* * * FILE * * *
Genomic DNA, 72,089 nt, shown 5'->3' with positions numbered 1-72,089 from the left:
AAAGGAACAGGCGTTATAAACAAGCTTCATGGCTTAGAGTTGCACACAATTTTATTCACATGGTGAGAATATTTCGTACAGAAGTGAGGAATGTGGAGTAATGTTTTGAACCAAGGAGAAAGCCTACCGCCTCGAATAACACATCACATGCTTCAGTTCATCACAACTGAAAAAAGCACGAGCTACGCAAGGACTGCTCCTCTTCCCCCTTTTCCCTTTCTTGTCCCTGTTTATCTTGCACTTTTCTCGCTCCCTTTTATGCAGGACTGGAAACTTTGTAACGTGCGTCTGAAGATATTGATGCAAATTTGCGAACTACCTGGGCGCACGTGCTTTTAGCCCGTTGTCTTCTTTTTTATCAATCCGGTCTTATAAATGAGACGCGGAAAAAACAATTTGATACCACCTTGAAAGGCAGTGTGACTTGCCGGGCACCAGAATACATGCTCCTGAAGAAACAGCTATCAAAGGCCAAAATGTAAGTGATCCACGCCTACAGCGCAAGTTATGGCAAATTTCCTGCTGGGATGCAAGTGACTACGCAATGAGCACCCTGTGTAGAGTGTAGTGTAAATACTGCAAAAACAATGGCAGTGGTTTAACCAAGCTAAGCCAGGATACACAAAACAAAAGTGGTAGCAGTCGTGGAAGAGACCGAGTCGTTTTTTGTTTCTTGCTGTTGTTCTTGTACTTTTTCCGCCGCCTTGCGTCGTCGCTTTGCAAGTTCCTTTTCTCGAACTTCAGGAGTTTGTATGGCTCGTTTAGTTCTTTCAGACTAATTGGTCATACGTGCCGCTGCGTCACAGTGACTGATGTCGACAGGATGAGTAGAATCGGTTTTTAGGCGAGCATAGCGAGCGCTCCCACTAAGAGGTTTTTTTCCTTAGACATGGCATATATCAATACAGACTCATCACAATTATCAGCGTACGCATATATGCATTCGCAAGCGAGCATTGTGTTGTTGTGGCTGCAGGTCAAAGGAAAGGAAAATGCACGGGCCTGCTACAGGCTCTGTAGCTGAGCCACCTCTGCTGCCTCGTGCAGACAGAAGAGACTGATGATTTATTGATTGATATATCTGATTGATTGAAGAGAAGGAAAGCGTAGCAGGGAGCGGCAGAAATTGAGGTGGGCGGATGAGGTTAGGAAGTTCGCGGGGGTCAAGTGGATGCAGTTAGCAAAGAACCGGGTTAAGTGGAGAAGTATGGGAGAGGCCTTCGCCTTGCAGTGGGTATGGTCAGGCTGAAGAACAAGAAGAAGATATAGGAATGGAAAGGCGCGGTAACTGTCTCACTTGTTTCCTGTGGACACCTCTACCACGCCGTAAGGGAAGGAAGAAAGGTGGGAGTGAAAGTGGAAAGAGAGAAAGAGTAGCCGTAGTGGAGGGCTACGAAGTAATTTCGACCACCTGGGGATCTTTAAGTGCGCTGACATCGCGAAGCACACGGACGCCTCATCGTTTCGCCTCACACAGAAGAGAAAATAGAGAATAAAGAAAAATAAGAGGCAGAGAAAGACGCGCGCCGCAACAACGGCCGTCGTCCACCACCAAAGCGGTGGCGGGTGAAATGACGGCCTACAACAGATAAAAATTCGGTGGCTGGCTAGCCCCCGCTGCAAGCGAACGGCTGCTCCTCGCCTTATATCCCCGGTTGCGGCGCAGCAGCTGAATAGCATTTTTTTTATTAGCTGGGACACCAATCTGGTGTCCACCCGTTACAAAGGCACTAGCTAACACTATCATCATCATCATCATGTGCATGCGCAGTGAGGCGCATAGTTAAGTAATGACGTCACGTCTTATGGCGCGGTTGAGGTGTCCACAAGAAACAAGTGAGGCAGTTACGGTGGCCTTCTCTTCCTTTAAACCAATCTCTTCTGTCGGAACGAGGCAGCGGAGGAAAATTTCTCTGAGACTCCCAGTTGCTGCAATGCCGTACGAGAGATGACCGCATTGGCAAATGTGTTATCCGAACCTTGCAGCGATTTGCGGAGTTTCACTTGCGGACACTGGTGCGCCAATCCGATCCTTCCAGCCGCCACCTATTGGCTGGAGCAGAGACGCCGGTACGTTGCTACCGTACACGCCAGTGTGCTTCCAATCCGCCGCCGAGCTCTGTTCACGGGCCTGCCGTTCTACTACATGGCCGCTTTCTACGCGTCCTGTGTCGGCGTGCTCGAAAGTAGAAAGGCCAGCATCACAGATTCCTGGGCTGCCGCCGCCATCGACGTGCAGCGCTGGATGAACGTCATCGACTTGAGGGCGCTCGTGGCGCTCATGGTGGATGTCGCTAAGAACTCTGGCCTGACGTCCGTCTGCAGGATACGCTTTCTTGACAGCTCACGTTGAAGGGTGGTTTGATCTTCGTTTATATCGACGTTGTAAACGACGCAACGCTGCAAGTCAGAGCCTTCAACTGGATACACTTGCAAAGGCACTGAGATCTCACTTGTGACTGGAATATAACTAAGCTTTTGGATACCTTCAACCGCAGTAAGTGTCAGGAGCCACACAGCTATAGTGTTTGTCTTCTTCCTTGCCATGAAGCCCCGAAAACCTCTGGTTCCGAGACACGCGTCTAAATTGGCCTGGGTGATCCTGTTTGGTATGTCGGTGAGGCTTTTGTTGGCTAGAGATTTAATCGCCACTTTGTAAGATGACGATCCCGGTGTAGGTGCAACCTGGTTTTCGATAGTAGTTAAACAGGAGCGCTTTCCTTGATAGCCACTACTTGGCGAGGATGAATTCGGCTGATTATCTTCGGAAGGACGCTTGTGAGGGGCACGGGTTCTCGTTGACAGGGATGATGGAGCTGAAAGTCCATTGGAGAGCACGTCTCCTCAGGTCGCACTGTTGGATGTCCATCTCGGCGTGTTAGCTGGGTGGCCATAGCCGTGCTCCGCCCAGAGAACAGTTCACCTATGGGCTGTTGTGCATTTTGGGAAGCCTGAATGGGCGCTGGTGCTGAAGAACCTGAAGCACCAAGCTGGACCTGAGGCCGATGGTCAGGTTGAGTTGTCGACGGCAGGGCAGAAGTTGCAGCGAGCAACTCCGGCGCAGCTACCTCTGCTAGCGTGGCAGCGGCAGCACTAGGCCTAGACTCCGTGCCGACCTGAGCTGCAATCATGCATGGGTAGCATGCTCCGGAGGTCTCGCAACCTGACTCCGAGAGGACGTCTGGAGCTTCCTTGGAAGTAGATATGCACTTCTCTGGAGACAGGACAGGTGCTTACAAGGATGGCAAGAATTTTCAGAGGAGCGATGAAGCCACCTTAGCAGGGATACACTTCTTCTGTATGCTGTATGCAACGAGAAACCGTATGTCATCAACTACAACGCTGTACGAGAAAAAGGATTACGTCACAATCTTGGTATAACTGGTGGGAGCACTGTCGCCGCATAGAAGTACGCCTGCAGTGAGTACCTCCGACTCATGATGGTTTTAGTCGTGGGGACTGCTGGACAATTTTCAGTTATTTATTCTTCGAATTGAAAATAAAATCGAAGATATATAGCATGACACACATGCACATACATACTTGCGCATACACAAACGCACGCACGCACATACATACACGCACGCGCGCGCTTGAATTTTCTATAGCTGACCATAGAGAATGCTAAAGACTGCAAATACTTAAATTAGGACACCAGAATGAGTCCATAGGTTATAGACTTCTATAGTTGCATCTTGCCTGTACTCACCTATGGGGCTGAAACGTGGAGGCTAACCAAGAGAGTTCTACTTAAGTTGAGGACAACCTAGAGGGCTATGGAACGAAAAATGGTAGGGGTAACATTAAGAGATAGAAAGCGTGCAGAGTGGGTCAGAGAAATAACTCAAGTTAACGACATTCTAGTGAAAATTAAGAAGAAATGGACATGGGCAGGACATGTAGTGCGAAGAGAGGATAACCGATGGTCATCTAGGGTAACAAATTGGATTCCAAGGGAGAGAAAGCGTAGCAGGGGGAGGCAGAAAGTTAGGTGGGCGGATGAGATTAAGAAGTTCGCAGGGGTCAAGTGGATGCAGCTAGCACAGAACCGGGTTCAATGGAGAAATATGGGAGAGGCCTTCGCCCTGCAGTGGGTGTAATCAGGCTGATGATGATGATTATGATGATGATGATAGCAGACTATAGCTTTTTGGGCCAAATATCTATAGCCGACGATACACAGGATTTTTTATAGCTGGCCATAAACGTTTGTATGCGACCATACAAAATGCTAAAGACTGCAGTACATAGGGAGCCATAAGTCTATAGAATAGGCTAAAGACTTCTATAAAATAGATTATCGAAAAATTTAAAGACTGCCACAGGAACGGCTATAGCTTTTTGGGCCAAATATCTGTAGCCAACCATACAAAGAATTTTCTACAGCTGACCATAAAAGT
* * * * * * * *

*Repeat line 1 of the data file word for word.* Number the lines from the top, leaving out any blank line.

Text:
Genomic DNA, 72,089 nt, shown 5'->3' with positions numbered 1-72,089 from the left: